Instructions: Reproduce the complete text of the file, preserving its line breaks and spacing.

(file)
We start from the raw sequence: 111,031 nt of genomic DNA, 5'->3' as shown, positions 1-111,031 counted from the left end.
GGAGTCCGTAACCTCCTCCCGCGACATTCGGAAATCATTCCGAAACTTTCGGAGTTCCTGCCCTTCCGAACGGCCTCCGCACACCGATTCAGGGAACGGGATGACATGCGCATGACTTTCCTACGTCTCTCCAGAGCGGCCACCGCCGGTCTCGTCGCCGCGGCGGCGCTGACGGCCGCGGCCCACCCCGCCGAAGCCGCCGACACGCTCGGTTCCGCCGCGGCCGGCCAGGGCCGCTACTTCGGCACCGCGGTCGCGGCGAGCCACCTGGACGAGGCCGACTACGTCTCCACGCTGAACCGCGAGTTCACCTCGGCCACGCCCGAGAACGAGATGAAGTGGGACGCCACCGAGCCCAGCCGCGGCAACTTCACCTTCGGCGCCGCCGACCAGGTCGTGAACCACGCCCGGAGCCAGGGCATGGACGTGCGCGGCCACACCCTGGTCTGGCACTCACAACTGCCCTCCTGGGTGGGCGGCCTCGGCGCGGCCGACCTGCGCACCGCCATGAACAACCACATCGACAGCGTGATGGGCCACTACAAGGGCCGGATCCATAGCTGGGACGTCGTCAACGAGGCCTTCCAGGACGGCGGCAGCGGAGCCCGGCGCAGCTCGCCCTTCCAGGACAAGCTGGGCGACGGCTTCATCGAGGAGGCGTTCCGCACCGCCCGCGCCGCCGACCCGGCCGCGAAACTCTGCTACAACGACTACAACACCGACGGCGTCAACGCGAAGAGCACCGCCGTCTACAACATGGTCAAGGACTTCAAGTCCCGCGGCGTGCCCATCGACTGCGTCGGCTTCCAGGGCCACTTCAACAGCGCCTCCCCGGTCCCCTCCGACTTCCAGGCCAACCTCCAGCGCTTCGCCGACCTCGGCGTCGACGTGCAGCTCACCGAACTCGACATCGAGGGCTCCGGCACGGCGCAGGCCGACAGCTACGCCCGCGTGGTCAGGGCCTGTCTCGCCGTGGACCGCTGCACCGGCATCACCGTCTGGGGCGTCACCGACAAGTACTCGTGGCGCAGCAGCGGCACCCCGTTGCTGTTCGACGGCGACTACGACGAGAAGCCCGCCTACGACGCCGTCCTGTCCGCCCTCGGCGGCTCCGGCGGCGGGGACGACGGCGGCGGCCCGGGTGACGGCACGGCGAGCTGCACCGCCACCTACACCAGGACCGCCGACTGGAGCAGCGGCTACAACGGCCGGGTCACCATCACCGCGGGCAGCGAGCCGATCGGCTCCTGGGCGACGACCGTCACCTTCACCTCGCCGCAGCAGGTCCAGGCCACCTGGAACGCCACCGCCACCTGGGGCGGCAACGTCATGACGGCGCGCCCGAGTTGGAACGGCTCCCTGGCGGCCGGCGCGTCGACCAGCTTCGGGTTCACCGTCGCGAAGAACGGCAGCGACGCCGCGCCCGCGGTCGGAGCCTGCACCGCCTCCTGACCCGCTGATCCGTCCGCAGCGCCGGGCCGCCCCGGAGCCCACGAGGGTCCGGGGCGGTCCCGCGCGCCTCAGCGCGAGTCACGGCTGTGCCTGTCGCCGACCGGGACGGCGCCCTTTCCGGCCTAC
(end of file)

We start from the raw sequence: 111,031 nt of genomic DNA, 5'->3' as shown, positions 1-111,031 counted from the left end.
GGAGTCCGTAACCTCCTCCCGCGACATTCGGAAATCATTCCGAAACTTTCGGAGTTCCTGCCCTTCCGAACGGCCTCCGCACACCGATTCAGGGAACGGGATGACATGCGCATGACTTTCCTACGTCTCTCCAGAGCGGCCACCGCCGGTCTCGTCGCCGCGGCGGCGCTGACGGCCGCGGCCCACCCCGCCGAAGCCGCCGACACGCTCGGTTCCGCCGCGGCCGGCCAGGGCCGCTACTTCGGCACCGCGGTCGCGGCGAGCCACCTGGACGAGGCCGACTACGTCTCCACGCTGAACCGCGAGTTCACCTCGGCCACGCCCGAGAACGAGATGAAGTGGGACGCCACCGAGCCCAGCCGCGGCAACTTCACCTTCGGCGCCGCCGACCAGGTCGTGAACCACGCCCGGAGCCAGGGCATGGACGTGCGCGGCCACACCCTGGTCTGGCACTCACAACTGCCCTCCTGGGTGGGCGGCCTCGGCGCGGCCGACCTGCGCACCGCCATGAACAACCACATCGACAGCGTGATGGGCCACTACAAGGGCCGGATCCATAGCTGGGACGTCGTCAACGAGGCCTTCCAGGACGGCGGCAGCGGAGCCCGGCGCAGCTCGCCCTTCCAGGACAAGCTGGGCGACGGCTTCATCGAGGAGGCGTTCCGCACCGCCCGCGCCGCCGACCCGGCCGCGAAACTCTGCTACAACGACTACAACACCGACGGCGTCAACGCGAAGAGCACCGCCGTCTACAACATGGTCAAGGACTTCAAGTCCCGCGGCGTGCCCATCGACTGCGTCGGCTTCCAGGGCCACTTCAACAGCGCCTCCCCGGTCCCCTCCGACTTCCAGGCCAACCTCCAGCGCTTCGCCGACCTCGGCGTCGACGTGCAGCTCACCGAACTCGACATCGAGGGCTCCGGCACGGCGCAGGCCGACAGCTACGCCCGCGTGGTCAGGGCCTGTCTCGCCGTGGACCGCTGCACCGGCATCACCGTCTGGGGCGTCACCGACAAGTACTCGTGGCGCAGCAGCGGCACCCCGTTGCTGTTCGACGGCGACTACGACGAGAAGCCCGCCTACGACGCCGTCCTGTCCGCCCTCGGCGGCTCCGGCGGCGGGGACGACGGCGGCGGCCCGGGTGACGGCACGGCGAGCTGCACCGCCACCTACACCAGGACCGCCGACTGGAGCAGCGGCTACAACGGCCGGGTCACCATCACCGCGGGCAGCGAGCCGATCGGCTCCTGGGCGACGACCGTCACCTTCACCTCGCCGCAGCAGGTCCAGGCCACCTGGAACGCCACCGCCACCTGGGGCGGCAACGTCATGACGGCGCGCCCGAGTTGGAACGGCTCCCTGGCGGCCGGCGCGTCGACCAGCTTCGGGTTCACCGTCGCGAAGAACGGCAGCGACGCCGCGCCCGCGGTCGGAGCCTGCACCGCCTCCTGACCCGCTGATCCGTCCGCAGCGCCGGGCCGCCCCGGAGCCCACGAGGGTCCGGGGCGGTCCCGCGCGCCTCAGCGCGAGTCACGGCTGTGCCTGTCGCCGACCGGGACGGCGCCCTTTCCGGCCTAC